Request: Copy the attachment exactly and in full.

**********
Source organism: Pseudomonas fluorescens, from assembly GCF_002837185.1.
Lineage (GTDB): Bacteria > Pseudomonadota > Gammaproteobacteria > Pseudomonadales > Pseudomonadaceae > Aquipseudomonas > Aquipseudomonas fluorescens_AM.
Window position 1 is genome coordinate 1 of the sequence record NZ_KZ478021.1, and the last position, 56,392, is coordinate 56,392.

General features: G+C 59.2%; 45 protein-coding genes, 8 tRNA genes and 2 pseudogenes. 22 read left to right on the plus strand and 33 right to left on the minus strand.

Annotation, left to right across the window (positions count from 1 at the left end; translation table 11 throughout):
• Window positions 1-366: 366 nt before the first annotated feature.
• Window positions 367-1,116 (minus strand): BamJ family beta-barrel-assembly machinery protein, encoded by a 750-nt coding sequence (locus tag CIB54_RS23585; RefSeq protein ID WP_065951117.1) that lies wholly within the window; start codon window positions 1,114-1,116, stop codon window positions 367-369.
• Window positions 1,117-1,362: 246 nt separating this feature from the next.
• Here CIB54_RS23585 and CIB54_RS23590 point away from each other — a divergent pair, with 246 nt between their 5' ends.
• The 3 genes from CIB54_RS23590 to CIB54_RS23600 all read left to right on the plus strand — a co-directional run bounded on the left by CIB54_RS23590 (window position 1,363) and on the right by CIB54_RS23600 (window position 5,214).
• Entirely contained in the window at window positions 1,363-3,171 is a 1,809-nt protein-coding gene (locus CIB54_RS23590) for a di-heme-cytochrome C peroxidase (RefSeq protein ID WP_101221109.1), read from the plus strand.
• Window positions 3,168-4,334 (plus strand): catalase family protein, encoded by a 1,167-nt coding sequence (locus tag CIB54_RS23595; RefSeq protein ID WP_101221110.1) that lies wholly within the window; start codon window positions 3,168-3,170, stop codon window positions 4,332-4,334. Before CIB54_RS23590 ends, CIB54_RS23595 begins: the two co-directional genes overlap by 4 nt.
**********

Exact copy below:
Source organism: Pseudomonas fluorescens, from assembly GCF_002837185.1.
Lineage (GTDB): Bacteria > Pseudomonadota > Gammaproteobacteria > Pseudomonadales > Pseudomonadaceae > Aquipseudomonas > Aquipseudomonas fluorescens_AM.
Window position 1 is genome coordinate 1 of the sequence record NZ_KZ478021.1, and the last position, 56,392, is coordinate 56,392.

General features: G+C 59.2%; 45 protein-coding genes, 8 tRNA genes and 2 pseudogenes. 22 read left to right on the plus strand and 33 right to left on the minus strand.

Annotation, left to right across the window (positions count from 1 at the left end; translation table 11 throughout):
• Window positions 1-366: 366 nt before the first annotated feature.
• Window positions 367-1,116 (minus strand): BamJ family beta-barrel-assembly machinery protein, encoded by a 750-nt coding sequence (locus tag CIB54_RS23585; RefSeq protein ID WP_065951117.1) that lies wholly within the window; start codon window positions 1,114-1,116, stop codon window positions 367-369.
• Window positions 1,117-1,362: 246 nt separating this feature from the next.
• Here CIB54_RS23585 and CIB54_RS23590 point away from each other — a divergent pair, with 246 nt between their 5' ends.
• The 3 genes from CIB54_RS23590 to CIB54_RS23600 all read left to right on the plus strand — a co-directional run bounded on the left by CIB54_RS23590 (window position 1,363) and on the right by CIB54_RS23600 (window position 5,214).
• Entirely contained in the window at window positions 1,363-3,171 is a 1,809-nt protein-coding gene (locus CIB54_RS23590) for a di-heme-cytochrome C peroxidase (RefSeq protein ID WP_101221109.1), read from the plus strand.
• Window positions 3,168-4,334 (plus strand): catalase family protein, encoded by a 1,167-nt coding sequence (locus tag CIB54_RS23595; RefSeq protein ID WP_101221110.1) that lies wholly within the window; start codon window positions 3,168-3,170, stop codon window positions 4,332-4,334. Before CIB54_RS23590 ends, CIB54_RS23595 begins: the two co-directional genes overlap by 4 nt.